Innovation within the nation, particularly in automotive production, shipbuilding, and electronic fields, has made South Korea the single fastest developing economy in Asia. Luckily for South Korea, this has also turned into a massive upturn in quality of life and education for the populace in general which will secure its position on this list for a long while.
While more often in the news for the response to the Syrian Crisis next door, Turkey also has a remarkable economy. Seen as an international breadbasket and one of the major crop exporters to the E.U., this country is one of the very few that has made a significant profit in the agricultural sector.
This nation also has the benefit of being the second biggest contributor to construction worldwide in terms of contractors and materials, with only China surpassing it. Given its proximity to the Euro Zone, Turkey also has the benefit of being able to offer unique tourist destinations for a remarkably large market and has taken full advantage of that whenever possible. As to be expected, however, recent political and military developments have slowed the tourism industry substantially.
Indonesia has the largest economy in Southeast Asia. As of 2022, they are the seventh largest in terms of GDP and the 17th largest in terms of nominal GDP. Their internet economy is also expected to reach $130 billion USD by 2025. Not only that, but many have predicted that they will have one of the largest economies in the world by 2045.
One of their key sectors is agriculture, which contributes 14% of their GDP. They’re also known for its seafood, oil, mining, renewable energy, manufacturing, finance, and automotive sectors.
The top five provinces with the highest GDP include Jakarta, East Java, West Java, Central Java, and North Sumatra.
Giants in the automotive, electronic, and lending industries, the Japanese economy is particularly strong. Often seen as the nation at the edge of the future, Japan has some of the most modern and accommodating cities in the world alongside a research and development industry second to none.
While the island of Japan is not particularly rich in terms of natural resources, thanks to the hard work-oriented culture and innovation in almost every economic field to do with technology, this nation has become rather wealthy.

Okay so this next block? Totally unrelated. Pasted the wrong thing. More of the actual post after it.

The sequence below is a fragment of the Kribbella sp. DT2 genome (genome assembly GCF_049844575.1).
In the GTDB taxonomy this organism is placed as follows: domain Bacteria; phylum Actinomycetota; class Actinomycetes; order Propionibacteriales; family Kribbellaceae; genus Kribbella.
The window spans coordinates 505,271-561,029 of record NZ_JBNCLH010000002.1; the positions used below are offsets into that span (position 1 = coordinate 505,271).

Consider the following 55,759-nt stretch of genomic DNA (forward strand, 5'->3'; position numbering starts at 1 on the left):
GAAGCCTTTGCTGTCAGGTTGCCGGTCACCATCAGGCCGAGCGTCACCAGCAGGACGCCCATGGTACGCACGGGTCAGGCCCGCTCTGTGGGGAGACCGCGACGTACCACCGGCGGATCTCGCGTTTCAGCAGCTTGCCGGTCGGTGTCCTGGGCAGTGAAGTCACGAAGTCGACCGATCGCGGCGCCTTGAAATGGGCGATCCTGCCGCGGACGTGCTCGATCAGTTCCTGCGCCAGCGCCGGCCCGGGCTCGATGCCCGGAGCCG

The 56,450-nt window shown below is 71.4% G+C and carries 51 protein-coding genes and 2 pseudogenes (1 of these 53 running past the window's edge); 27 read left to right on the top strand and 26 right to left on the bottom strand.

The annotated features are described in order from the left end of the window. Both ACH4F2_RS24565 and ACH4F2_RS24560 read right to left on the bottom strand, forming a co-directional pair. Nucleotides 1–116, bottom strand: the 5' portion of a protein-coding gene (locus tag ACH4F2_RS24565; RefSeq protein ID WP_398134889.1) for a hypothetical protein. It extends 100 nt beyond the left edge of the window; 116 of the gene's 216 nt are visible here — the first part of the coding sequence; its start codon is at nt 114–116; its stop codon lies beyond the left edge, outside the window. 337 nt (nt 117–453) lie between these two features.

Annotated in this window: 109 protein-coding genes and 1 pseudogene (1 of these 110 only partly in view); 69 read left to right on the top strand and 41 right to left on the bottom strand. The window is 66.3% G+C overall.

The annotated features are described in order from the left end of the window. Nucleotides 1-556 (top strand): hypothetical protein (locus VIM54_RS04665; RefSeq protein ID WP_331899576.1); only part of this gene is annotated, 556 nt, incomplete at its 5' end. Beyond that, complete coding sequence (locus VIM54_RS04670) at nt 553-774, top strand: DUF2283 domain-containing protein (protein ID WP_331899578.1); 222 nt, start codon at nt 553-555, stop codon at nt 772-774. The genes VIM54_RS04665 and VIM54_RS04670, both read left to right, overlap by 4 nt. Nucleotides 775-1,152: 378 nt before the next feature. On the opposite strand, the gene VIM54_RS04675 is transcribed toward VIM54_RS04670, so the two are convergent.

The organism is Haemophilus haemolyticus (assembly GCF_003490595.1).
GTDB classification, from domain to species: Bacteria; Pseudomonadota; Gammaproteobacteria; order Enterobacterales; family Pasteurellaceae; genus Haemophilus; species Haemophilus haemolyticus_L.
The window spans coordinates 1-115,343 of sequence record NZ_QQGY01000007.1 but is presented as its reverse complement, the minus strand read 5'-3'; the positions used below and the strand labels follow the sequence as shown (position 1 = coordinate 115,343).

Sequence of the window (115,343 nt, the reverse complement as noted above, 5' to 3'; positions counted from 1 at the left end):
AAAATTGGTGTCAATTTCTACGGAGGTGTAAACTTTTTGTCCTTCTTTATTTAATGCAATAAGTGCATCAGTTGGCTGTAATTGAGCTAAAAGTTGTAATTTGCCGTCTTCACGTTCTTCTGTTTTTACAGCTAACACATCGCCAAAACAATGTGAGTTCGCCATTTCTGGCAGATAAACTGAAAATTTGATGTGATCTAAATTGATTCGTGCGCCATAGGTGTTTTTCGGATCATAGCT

India is the third-largest in the world by purchasing power parity and the fifth-largest by nominal GDP. Some of the country’s largest trading partners include Saudi Arabia, United Arab Emirates, United States, China, Hong Kong, Germany, Malaysia, Switzerland, and South Korea. They also have free trade agreements with other nations including Japan and SAFTA.
Not only is their chemical industry extremely diversified, but they’re also the biggest manufacturer of generic drugs in the world. For one thing, they make more than 50% of all global vaccines.
Their textiles industry is also noteworthy and is estimated at approximately $100 billion USD.
Everything is made here, including a vast economic system. Known for being the biggest exporter of construction, electronics, most textiles, and many plastic goods, China has a system so diversified it’s hard to keep track of every sector that is directly affected by this nation.
Unfortunately, though it has the strongest presence on the world stage as a trade partner, wages are typically low for the average worker, and “industrial cities” have been known to pop up with dubious safety and human rights measures in place. That being said, among the more urbanized provinces, banking, and foreign trade have garnered many a respectable salary, placing China as the first nation on this list.